'Mom' to many
Pike, Farah Jadran. Eagle Newspapers, June 11, 2009.
Mary Hudgins stands in her North Syracuse home with her many Mother's Day gifts.
For more than 12 years Mary and Bobby Lee Hudgins Sr. and their four children have called their North Syracuse residence home. But for more than 17 years, 26-plus children have called the Hudgins “mom and dad.”
The Hudgins have always had a lot of love and care to give even after they had their first son Keith, 40, and their triplets Bobby Lee, Kenneth Lee and Calvin Lee, now 34 years old.
Even though Mother’s Day passed almost two weeks ago, the Hudgins dining room table is still covered in cards, flowers, gifts and balloons given to Mary by the numerous children that still call her “mom.”
“I’m still celebrating,” she said.
As she remembered her own childhood growing up in a family of seven children, she had only her father with her life. Although she didn’t have a mother figure, there was neighbor named Miss Clara, who she still thinks of as a mother.
“Miss Clara had one child that she adopted, but no other children,” Hudgins said. “But she looked out for other kids in the neighborhood.”
Like Miss Clara, Hudgins said she truly believes that her upbringing has made her into the loving woman she is today.
“It’s like the parallel to where I am today,” she said of Miss Clara’s presence in her life. “She taught me many things, but most importantly, she taught me about the Lord.”
Firmly believing in Christianity, the Hudgins family attends New Hope Missionary Baptist Church in Syracuse with several family members and two foster children that are in their care presently.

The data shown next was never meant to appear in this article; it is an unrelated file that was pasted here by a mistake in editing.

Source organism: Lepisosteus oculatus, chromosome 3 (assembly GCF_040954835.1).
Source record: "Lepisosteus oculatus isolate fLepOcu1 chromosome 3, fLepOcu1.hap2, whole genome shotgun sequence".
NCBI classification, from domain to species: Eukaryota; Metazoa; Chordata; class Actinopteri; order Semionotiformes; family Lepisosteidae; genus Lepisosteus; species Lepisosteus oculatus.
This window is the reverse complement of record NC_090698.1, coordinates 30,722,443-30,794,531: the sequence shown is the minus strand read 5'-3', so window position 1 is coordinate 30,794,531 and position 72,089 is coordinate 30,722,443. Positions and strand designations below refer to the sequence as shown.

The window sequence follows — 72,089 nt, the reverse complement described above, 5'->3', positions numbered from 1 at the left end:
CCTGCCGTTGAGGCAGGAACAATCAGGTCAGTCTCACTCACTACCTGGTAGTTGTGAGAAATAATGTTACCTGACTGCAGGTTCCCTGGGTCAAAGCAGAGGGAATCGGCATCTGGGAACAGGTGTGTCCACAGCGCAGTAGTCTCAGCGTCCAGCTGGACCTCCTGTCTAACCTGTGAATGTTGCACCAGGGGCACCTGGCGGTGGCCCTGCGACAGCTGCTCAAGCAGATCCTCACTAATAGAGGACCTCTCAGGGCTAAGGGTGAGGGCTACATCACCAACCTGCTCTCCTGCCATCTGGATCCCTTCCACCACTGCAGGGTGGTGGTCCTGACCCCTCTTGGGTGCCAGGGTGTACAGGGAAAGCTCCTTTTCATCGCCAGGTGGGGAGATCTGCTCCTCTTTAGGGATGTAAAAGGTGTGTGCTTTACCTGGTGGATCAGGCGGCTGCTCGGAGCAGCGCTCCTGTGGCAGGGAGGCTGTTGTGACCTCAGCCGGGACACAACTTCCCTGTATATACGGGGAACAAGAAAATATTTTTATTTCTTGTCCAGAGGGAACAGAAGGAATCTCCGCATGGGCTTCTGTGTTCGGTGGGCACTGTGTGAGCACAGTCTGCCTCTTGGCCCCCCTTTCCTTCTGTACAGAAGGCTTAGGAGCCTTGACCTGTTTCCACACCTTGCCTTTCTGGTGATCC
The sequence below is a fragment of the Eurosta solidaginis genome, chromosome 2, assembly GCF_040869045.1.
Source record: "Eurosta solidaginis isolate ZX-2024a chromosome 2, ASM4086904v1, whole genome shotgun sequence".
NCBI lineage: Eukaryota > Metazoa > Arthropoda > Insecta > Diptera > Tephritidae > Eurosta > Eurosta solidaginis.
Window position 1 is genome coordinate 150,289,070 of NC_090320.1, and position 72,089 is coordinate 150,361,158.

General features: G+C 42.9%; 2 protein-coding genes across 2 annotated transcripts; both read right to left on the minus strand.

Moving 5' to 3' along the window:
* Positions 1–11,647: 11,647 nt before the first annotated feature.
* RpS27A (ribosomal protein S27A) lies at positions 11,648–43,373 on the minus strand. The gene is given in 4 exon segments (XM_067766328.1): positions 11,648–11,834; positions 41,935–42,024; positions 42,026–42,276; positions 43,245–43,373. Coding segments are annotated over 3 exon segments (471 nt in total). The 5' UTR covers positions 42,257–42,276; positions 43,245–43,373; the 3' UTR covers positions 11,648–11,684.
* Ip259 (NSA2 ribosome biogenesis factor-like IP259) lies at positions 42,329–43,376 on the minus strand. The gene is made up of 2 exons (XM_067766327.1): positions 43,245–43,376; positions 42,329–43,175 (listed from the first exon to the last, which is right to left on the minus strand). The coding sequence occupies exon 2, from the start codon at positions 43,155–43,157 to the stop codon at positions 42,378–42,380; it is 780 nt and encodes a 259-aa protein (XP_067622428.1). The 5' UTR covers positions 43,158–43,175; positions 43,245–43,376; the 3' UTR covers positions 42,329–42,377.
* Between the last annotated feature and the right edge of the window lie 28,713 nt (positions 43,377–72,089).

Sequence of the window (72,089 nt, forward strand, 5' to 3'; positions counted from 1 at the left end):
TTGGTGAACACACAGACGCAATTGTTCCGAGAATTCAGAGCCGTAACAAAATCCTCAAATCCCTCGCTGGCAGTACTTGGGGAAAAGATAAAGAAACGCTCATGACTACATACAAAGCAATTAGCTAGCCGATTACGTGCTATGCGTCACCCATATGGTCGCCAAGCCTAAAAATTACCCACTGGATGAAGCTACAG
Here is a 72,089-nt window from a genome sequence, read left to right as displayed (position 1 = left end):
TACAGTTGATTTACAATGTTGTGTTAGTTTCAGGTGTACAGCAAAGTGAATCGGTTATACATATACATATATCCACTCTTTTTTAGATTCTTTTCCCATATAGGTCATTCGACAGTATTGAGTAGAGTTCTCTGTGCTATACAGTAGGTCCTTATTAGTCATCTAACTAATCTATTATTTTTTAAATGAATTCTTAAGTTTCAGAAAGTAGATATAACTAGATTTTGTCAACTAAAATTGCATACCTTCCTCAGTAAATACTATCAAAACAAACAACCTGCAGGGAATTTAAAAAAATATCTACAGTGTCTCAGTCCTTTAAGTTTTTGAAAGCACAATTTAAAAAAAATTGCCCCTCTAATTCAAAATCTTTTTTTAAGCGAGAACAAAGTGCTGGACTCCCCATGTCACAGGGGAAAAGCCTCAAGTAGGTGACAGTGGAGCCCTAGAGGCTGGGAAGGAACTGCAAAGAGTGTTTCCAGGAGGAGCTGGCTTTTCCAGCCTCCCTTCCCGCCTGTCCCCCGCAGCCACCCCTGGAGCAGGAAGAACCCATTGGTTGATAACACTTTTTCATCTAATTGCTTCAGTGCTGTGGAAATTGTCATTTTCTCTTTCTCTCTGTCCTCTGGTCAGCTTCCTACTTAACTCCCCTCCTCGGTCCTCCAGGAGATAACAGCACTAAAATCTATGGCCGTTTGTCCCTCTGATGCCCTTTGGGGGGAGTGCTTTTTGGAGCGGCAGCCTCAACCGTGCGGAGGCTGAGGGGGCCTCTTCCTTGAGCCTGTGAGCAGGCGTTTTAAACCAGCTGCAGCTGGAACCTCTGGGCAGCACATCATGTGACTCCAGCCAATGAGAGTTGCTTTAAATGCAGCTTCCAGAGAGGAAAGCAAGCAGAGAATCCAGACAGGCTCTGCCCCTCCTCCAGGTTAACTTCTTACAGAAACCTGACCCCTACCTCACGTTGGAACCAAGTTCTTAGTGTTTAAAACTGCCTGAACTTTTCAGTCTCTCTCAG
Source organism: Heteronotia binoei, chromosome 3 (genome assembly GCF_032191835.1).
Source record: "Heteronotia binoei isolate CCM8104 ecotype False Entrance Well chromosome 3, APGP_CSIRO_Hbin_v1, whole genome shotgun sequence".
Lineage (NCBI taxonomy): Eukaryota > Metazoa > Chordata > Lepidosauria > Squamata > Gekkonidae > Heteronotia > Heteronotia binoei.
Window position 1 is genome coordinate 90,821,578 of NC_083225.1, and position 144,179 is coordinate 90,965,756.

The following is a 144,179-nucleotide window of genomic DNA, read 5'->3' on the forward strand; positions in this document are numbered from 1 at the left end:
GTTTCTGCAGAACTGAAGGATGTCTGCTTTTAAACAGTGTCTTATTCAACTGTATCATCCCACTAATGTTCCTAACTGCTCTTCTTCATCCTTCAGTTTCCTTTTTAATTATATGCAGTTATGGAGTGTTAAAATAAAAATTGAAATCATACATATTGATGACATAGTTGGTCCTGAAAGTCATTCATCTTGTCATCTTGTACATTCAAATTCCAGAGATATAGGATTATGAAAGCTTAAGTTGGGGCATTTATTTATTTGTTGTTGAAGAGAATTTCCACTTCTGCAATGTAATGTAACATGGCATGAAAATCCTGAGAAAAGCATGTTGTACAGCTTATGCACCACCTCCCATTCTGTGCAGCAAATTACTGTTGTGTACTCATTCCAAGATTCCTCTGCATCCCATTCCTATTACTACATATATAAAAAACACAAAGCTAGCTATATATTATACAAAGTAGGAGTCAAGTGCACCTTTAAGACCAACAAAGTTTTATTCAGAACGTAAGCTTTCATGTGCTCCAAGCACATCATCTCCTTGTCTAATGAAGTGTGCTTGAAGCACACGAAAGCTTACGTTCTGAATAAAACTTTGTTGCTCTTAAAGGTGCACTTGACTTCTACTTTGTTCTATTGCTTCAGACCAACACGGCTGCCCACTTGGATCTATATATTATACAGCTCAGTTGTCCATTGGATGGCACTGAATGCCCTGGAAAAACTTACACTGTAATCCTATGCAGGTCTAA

Because of their faith, the Hudgins never lost hope in one foster child in particular, Allen. Although each foster child is different and most have different needs that parents need to attend to, Hudgins said she couldn’t believe the things that one of their foster children went through.
Allen came to the Hudgins’ home when he was 11 years old. No matter the problems Allen had, the Hudgins wanted to make sure they gave him a good life for as long as he wanted to be with the family.
“Once they’re in our house, they’re our children,” she said. “We’re devoted no matter what.”
Hudgins said she sees Allen as special because he stayed with the family even after he aged out of the foster program at age 18. He finally felt ready to live on his own when he was 22 years old.
Now in his late 20s, Allen still calls the Hudgins “mom and dad,” even after many years of struggling to overcome challenges for a normal family dynamic.
“We had to teach him so many things,” she said. “He didn’t know how to use a bar of soap and take a bath, and about nutrition.”
She remembered the first time she realized his eating habits when she was making liver for dinner.
“I was cleaning it [liver] and seasoning it when he asked me why I was doing all of this,” she said. “He said that he was used to eating it raw.”
Baffled by the fact that this young boy had eaten something like liver raw made her feel more compassion and a stronger need to turn him around. Hudgins said the environment that children grow up in has such an impact, that Allen was starting over from scratch since he had never had a good example to follow. His nutritional habits were such that he would eat bacon, sausage and eggs all uncooked.
“Even though this happened, he was never ashamed,” she said. “And he knows his mom and dad are proud of him.”